Sep. 27, 2013 at 3:01 PM ET
Rules are meant to be broken, even when it comes to the institution of marriage. These days, plenty of women don’t wear white dresses on their big day, and many couples pay for the wedding themselves instead of expecting their families to do it. But there’s one new trend on the horizon: couples who split the price of an engagement ring.
When New York City-based writer Jaya Saxena and her then-boyfriend Matt Lubchansky, an illustrator, began talking about getting engaged, Saxena said that she wanted to balance out the cost of a ring. Instead of asking Lubchansky to buy her a new piece of jewelry, the couple used the diamond from Saxena’s great-grandmother’s ring, a family heirloom, and had it set in a new band.
“I said that since I'm the one who wants a ring, I don't want the burden of the cost to be just on him,” Saxena explained to TODAY.com. “I asked him to use that diamond whenever the time came.” Lubchansky paid for the new ring setting.
Though she wouldn’t quite call it going dutch, Saxena’s contribution of a diamond greatly reduced the amount of money that her now-fiancé spent on the ring. That meant that the couple was able to save more money to pay for their May 2014 wedding and honeymoon.
Saxena and Lubchansky aren’t alone. Couples who are trying to save money or who don’t want to support the diamond industry are repurposing jewelry they’ve inherited or splitting the cost of a new ring. This way, an engagement ring can be personally meaningful to the couple — without breaking the bank. Wedding website The Knot posed the question of whether it’s a good idea to split the cost, and the response was varied.
“I put money down on my ring,” said a respondent named Jessica. “My fiance and I have been together over 7 years now. We work together for what we want and need. We are a team.”
Samantha Daniels, professional matchmaker and founder of Samantha's Table Matchmaking, has noticed more couples paying jointly for a ring.
“Today, because both the man and woman earn money and contribute to the financials and the decision-making, it’s not surprising that both of them are involved in all aspects [of choosing and paying for the ring],” she told TODAY.com. “I think it makes for a better connection between the two people.”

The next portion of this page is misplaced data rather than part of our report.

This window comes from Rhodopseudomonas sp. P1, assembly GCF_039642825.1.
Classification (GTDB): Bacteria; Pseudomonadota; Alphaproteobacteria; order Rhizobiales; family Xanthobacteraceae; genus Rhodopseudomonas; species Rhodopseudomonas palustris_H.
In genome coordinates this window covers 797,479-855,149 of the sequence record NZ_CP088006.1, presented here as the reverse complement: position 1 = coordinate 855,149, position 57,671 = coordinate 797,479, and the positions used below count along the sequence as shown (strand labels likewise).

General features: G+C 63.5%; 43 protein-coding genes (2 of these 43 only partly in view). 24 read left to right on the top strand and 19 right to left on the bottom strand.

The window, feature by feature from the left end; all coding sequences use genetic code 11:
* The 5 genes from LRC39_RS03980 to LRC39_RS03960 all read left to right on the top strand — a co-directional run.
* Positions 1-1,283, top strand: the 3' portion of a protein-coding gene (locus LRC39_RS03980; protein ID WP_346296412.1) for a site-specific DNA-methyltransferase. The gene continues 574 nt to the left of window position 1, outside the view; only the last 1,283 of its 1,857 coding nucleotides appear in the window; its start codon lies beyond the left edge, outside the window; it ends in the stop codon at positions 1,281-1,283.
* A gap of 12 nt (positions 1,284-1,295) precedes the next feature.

Hillary Fields and her husband Quinn Mander, who wed in 2007, also re-used a family ring when they got engaged. Fields had a ring that she had inherited from her mother, and she and Mander split the cost of a new band for the stone.
“Would it be nice to be showered with jewels? Sure, but that’s not his job,” Fields said. “I love my diamond ring, I love looking at it, and love that my family helped provide something that has history and connects me to their past.”
But not everyone agrees with Fields’ sentiment in regards to splitting some of the cost.
“I may be old fashioned but the ring should be a surprise,” a respondent named Julie told TheKnot. “Too much is changing in this world, don’t take away the element of surprise. When my hubby popped the question I had never even discussed rings with him. He had been talking to my mom and she told him what I liked. It was a moment I will never forget.”
Ultimately, Daniels believes that every couple should choose the ring — and the wedding — that works best for them. The way a couple chooses an engagement ring can give clues to their communication style and what kind of a relationship they’ll have down the road.
“If the man feels strongly that he wants to take a more traditional ring, to pick out the ring and pay for it, it’s important for the woman to let him do that,” she advised. “If the man is open to the sharing, then that’s fine too. For her to pay outright when the man isn’t comfortable, that is not a good idea."